Its hard to write a post about your vacation – call it part one and the never follow up with anything else. It’s like waiting for additional Star Wars movies that we don’t really need anymore to come out. Actually, wait, its like the complete opposite of that… My grasp of analogies is on par with Alanis’s grasp of irony (and…I’ve lost my train of thought).
The point is that I had a wonderful vacation that now seems like it happened eight years ago but involved a lot more than a museum related nervous breakdown. In addition to sweating our proverbial balls off in NYC we also took a side trip, weekend getaway, to the Poconos to a little town called Jim Thorpe that was so anti NYC there was literally nothing to do there. We checked into our quaint, turn of the century Inn with a room so small we couldn’t open the door all the way, we stopped for a bloody mary and walked the entire length of the town in the ten minute time span it took us to decide where to eat lunch. It was perfect.
In NYC we had felt compelled to do everything, see everything that we were so tired and exhausted we barely made it to 10:00pm, in Jim Thorpe were awake until 2:00am – sneaking out onto the balcony (closed at 9:00 – like everything else in the town) to drink cocktails in the cool night air and listen to far off fireworks.
Our second day there, having already wondered in to every store of interest we had breakfast and discussed what to do. He wanted to wander the town and take some pictures, I wanted ice cream and to tour the old jail. I might not like museums but I am fascinated by old prisons. Is that weird? Who knows. My BFF was slightly weary of me at this point and did point out several times that if we went to the jail we would be on a guided tour – with a tour guide, like where you would have to pay attention and stay with a group. I assured him that on my particular chart of crazy the X axis of my museum fear and the Y access of my fear of forced social interaction would not cross paths on this specific outing.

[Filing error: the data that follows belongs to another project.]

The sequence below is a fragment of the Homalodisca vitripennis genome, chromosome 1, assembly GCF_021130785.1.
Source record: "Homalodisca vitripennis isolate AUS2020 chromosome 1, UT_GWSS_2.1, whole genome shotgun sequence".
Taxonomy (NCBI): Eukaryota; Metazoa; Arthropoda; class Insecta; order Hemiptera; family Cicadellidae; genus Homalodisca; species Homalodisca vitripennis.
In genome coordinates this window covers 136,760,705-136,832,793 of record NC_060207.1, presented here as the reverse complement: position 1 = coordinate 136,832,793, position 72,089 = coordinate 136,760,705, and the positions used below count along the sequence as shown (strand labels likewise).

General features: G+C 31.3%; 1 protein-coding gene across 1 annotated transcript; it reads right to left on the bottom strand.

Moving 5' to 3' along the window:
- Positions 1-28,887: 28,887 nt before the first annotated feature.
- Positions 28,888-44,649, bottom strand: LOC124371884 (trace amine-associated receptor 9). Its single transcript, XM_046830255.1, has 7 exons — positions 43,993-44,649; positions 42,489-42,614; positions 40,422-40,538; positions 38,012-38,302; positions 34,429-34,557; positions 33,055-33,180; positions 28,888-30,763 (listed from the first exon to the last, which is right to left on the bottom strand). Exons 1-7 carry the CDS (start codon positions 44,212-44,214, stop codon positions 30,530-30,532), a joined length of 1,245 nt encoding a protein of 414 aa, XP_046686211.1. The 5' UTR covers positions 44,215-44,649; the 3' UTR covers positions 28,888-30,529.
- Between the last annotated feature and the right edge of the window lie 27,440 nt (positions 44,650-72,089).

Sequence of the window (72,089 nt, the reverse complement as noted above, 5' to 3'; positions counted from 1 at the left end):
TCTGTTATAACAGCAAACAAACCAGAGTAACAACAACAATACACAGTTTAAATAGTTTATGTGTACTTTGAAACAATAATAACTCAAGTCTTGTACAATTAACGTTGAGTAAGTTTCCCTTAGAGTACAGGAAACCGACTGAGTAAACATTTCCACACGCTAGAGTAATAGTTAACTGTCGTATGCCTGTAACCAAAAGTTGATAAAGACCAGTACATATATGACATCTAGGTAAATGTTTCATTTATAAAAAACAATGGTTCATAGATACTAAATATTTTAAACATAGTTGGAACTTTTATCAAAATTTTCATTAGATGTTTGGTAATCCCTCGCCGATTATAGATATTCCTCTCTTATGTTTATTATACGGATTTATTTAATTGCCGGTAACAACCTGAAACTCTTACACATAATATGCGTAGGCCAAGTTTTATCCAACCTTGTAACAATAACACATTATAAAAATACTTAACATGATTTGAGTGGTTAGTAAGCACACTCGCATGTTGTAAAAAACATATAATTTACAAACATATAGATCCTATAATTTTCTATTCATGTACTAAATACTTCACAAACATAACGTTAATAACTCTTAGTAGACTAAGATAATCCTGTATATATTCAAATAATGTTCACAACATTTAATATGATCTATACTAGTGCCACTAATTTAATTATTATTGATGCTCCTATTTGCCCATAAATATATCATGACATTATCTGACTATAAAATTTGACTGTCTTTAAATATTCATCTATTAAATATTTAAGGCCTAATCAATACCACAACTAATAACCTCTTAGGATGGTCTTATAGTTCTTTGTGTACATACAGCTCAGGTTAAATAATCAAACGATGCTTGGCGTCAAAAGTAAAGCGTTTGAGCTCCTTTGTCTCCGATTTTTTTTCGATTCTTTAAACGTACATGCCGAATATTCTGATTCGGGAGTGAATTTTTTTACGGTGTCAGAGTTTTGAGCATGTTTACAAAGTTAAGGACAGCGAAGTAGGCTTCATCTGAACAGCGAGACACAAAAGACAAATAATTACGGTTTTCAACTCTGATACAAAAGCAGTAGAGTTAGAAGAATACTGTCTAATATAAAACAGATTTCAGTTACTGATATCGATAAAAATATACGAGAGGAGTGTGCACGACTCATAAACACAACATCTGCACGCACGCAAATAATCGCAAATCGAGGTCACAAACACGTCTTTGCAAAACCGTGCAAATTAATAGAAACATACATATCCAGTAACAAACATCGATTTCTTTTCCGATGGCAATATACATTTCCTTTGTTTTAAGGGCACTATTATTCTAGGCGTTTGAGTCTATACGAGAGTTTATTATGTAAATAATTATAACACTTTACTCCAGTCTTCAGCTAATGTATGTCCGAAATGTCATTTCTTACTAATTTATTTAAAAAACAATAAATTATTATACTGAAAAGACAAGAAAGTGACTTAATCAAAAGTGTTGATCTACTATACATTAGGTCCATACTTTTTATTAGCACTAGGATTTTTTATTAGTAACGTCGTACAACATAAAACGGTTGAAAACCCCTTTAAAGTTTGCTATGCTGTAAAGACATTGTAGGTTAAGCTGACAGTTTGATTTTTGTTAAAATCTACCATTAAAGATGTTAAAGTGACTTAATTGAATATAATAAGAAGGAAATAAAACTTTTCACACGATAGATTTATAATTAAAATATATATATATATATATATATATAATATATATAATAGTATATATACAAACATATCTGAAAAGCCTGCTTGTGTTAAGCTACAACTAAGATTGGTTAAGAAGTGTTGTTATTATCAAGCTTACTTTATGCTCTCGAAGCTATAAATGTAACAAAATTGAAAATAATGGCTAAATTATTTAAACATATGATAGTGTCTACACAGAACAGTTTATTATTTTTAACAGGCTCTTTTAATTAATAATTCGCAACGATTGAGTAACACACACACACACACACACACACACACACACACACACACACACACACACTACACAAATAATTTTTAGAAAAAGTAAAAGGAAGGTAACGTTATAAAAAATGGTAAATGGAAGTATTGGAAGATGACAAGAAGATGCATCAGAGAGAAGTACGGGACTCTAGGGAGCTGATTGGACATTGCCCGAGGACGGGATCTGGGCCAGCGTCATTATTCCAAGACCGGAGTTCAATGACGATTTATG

We spent several hours walking around trying to capture the beauty of the Poconos on our cameras, we bought large sugar cones full of ice cream and when it finally opened at noon we were one of the first tourists in line at the old jail. The tour itself was guided my a monotone liberal arts intern who had memorized her speech so robotically that the few questions she asked and the one joke she tried to make were completely lost on her audience. I loved it, it was awful and scary and reminded me fondly of my time touring Eastern State Penitentiary. I wandered round touching rusty locks and peering in tiny peep hole windows, wondering what Piper Chapman would have made of all of this, I bought a T-shirt on my way out through the gift store. It wasn’t until we were outside that I looked at my BFF, white as a sheet, breathing heavily, that I realized maybe we both didn’t enjoy it as much as I had thought.
Apparently, though we share a collective brain his reaction to old, damp, mold infested dilapidated prisons is the same sort of reaction I have to Modern Art – he’s just better at not making a public spectacle of himself. I admire his restraint I really really do.